This is provided in the present invention by an electronic musical instrument and method for randomly reading waveform segments of a stored waveform. The method includes the step of storing in a memory at sequential addresses a waveform having a plurality of cycles, with each cycle having a plurality of addressable samples, each cycle being identified by a start address and an end address. A plurality of waveform segments stored in the memory are sequentially randomly selected, with each segment having at least one cycle and being defined by a start address and an end address.
This is provided by selecting start and end addresses associated with each waveform segment, with at least one address of the start and end addresses being changed between sequentially adjacent waveform segments more than the other address of the start and end addresses so that sequentially adjacent selected waveform segments exist having at least one common cycle. Waveform segments associated with the selected waveform segments are then sequentially read.
In a preferred method of practicing the present invention, at least one of the start and end addresses of a first waveform segment is stored in the memory. A waveform segment associated with the first waveform segment is read by sequentially selecting as a current address an address associated with the first waveform segment, reading the value of the sample stored in the memory at the current address, and sequentially incrementing the current address to the address of another sample and reading the incremented current address.
The start or loop address of each subsequent waveform segment is sequentially and randomly selected at predetermined intervals. When the end address of each subsequent waveform segment is sequentially subsequent in the memory from the current address at the time the subsequent waveform segment address is selected, samples stored in memory between the current address and the subsequent waveform segment address are read.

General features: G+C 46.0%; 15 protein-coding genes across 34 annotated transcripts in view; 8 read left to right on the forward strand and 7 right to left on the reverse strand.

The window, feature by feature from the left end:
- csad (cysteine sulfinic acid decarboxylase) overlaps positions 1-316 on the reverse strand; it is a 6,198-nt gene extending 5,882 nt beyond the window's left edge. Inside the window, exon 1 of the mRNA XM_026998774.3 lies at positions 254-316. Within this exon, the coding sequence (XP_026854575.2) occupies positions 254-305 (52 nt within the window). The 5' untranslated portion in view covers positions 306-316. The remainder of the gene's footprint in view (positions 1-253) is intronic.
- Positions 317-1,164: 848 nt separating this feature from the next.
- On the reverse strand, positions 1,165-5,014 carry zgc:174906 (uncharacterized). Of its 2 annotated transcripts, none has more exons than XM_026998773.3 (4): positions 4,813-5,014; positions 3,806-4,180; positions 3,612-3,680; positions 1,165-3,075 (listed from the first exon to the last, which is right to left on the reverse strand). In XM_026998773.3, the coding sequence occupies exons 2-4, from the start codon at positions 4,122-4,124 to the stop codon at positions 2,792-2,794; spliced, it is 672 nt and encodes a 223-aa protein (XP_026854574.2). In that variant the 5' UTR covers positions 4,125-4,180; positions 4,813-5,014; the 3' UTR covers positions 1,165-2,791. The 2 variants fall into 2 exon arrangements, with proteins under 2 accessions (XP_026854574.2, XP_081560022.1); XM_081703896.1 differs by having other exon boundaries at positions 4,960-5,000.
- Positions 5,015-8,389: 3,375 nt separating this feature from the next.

When a selected end address of a subsequent waveform segment is sequentially precedent in the memory from the current address at the time the subsequent waveform segment address is selected, the end address of the previous waveform segment is repeated. Samples stored in memory between the current address and the repeated end address are read and then the samples of the selected waveform segment between the start and repeated end addresses are read, until the next waveform segment addresses are selected.
It will be seen that such an instrument and method repeats portions of waveform segments when a certain relationship exists between the current address being read and the otherwise randomly selected end address. Further, when a new address is located ahead of the current address, interim waveform segments are read. This also provides a continuity to the resulting sound.
One particularly advantageous application of this technique is in the generation of stereo sound using a separate oscillator for each speaker. The independently randomized sound has a very pleasing and natural ambience.
These and other features and advantages of the present invention will be apparent from the following detailed description of the preferred embodiment and associated drawings.
FIG. 1 is a block diagram of an electronic musical instrument made according to the invention.
FIG. 2 is a block diagram of relevant functional portions of a digital signal processor used in the instrument of FIG. 1.
FIG. 3 is an exemplary waveform storable in the wave table of the instrument of FIG. 1 and associated exemplary looping sequence for reading the waveform according to a first preferred method of practicing the invention.
FIG. 4 is an exemplary waveform storable in the wave table of the instrument of FIG. 1 and associated exemplary looping sequence for reading the waveform according to a second preferred method of practicing the invention.
Referring initially to FIG. 1, an electronic music instrument 10, such as a music synthesizer or electronic organ, is shown. The structure and operation of electronic music instruments is well known in the art, as is exemplified by the patents discussed previously. Instrument 10 is therefore discussed herein generically, with emphasis on those features of particular relevance to an apparatus for practicing the present invention.
Instrument 10 includes a central processor unit (CPU) 12 that controls the sensing of control or input devices, shown generally at 14, for input instructions into the CPU during operation. Input devices 14, in an electronic organ, typically include a plurality, such as 61, of keys 16 of a keyboard, and switches or stops 18 and auxiliary controls 20 responsive to adjustment pots 22 and swell pedals 24 for further controlling the voices or sounds generated in response to activation of the keys.